American Lives Quantified

I saw this image shared on social media and found it amazingly compelling. It's based on 2015 data from the Bureau of Labor Statistics' American Time Use Survey

Not something that I normally check out, mind you, but the data is fascinating. You should check it out and see if you recognize your life or the trends yourself. 

However I didn't like that these were on six separate charts. Thankfully the site, The Atlas, where I found the original image made it easy to download the data. From there it was trivial to put them on a chart the way I wanted to see them - as a stacked area chart so you can see how they compare directly to each other and how they add up. 

 This shows each of the groups we spend time with relative to each other in hours per day as we age. 

This shows each of the groups we spend time with relative to each other in hours per day as we age. 

Seeing the stacked area chart allows us to compare the actual values against each other.

  • We see that our available time is quite low at around eleven hours per day in our teens, peaks to almost seventeen in our 30s, settles to around fifteen throughout our 50s and 60s, and gradually goes down to less than fourteen.
  • The time we spend with family goes from five hours a day to around one for the rest of our lives. Friends goes from around three hours in our teens to one by our 30s. 
  • We seem to find our partners in life in our 20s and 30s when we start spending about three hours together, then in our 60s it jumps over four hours per day until we hit our 80s.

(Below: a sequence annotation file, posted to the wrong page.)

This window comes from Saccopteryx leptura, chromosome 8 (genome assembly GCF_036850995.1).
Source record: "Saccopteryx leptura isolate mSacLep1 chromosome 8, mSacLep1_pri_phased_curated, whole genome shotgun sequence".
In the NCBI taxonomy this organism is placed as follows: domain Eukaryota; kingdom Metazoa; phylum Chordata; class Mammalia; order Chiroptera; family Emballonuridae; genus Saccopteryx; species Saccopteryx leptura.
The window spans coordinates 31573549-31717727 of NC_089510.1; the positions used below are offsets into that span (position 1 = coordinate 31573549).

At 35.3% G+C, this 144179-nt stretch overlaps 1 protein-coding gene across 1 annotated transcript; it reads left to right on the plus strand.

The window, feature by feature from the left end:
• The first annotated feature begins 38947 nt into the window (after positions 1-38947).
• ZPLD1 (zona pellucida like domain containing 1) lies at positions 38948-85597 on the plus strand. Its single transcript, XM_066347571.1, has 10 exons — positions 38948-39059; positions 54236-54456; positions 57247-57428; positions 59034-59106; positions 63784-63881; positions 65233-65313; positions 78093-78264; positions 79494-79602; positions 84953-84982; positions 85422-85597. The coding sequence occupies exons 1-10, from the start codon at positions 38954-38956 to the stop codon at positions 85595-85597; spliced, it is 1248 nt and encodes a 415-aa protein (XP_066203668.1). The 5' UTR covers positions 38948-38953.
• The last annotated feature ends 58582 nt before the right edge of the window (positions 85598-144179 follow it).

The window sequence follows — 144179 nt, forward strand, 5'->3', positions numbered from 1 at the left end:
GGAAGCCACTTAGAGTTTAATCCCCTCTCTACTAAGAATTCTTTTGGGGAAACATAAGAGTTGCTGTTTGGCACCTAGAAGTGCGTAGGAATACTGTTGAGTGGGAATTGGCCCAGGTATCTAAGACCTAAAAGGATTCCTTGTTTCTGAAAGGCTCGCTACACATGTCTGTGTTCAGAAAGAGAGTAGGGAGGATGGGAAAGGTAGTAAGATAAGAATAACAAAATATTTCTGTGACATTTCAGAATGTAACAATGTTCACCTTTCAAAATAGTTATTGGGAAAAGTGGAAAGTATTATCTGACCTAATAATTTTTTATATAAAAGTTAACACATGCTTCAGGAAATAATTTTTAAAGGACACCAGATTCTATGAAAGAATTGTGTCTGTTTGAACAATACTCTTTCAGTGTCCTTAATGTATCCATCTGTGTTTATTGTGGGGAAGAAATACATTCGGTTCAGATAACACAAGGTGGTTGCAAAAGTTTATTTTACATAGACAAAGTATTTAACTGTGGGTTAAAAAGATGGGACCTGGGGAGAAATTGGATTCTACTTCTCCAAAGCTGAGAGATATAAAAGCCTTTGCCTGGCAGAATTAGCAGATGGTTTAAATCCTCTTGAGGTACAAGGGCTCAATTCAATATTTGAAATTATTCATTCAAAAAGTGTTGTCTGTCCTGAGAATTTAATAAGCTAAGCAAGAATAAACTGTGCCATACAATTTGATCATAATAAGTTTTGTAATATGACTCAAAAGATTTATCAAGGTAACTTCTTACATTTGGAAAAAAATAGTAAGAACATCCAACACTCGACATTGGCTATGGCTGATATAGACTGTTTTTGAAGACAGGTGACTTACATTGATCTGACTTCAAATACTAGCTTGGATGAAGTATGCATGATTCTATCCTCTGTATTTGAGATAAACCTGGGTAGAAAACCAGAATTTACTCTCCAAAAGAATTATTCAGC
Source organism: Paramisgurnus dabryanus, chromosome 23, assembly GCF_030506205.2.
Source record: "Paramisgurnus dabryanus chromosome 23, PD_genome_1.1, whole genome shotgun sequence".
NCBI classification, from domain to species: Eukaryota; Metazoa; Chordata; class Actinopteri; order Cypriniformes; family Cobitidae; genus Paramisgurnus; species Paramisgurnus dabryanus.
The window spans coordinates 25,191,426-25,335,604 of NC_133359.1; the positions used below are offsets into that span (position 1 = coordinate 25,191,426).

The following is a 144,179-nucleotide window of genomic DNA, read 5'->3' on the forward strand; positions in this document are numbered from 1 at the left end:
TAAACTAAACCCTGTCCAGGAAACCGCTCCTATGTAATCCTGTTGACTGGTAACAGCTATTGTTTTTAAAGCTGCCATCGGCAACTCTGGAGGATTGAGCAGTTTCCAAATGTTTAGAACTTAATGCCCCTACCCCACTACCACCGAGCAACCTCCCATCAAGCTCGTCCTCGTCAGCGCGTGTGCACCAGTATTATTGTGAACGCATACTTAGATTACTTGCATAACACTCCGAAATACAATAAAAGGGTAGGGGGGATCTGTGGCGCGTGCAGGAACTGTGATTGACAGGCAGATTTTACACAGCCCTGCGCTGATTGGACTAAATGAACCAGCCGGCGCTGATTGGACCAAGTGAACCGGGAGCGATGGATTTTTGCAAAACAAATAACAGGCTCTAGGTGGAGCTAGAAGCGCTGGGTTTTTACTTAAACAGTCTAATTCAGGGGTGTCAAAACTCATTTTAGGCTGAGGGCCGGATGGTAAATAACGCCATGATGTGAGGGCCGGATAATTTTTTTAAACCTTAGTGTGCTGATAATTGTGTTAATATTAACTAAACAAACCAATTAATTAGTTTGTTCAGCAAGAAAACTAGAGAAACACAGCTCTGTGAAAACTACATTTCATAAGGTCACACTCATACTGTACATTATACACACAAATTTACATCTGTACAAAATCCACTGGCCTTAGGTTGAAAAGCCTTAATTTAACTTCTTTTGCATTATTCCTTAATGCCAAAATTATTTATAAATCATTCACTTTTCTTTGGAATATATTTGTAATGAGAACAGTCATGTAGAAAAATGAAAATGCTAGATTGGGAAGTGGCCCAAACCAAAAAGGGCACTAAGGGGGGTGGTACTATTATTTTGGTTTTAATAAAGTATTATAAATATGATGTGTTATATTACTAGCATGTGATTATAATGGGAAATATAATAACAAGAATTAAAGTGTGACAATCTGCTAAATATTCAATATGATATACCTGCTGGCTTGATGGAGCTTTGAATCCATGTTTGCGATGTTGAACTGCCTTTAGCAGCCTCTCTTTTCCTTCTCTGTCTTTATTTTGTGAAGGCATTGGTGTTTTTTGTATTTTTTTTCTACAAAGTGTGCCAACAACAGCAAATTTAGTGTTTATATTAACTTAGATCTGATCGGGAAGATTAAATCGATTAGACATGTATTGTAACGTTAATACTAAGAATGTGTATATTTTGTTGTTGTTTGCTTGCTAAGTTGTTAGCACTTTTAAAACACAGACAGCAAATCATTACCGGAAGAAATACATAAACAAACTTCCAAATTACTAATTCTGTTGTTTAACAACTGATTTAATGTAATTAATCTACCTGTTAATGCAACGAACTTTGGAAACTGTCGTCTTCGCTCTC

• We spend about three and a half hours alone per day in our teens, four in our 20s and 30s, almost five in our 40s, almost six in our 50s, almost seven in our 60s, and approaching eight hours per day alone in our 70s and beyond. For many this may be a depressing statistic. 
 This shows the same data in a forced 100% stacked area chart, showing each group's relative proportion of each day's available time. 

This shows the same data in a forced 100% stacked area chart, showing each group's relative proportion of each day's available time. 

By flattening out the available time per day, you can easily see the proportion of time we spend with each group. In our 30s we only spend about a quarter of our available time alone, whereas by our 70s we spend over half our time alone. It's unclear how much of that is by choice, but it's probably safe to assume that much of it is not. 

Seeing our lives quantified in this way is striking, especially since we are part of a rapidly aging society. We can't stop the march of time, but we can decide how and with whom to spend it.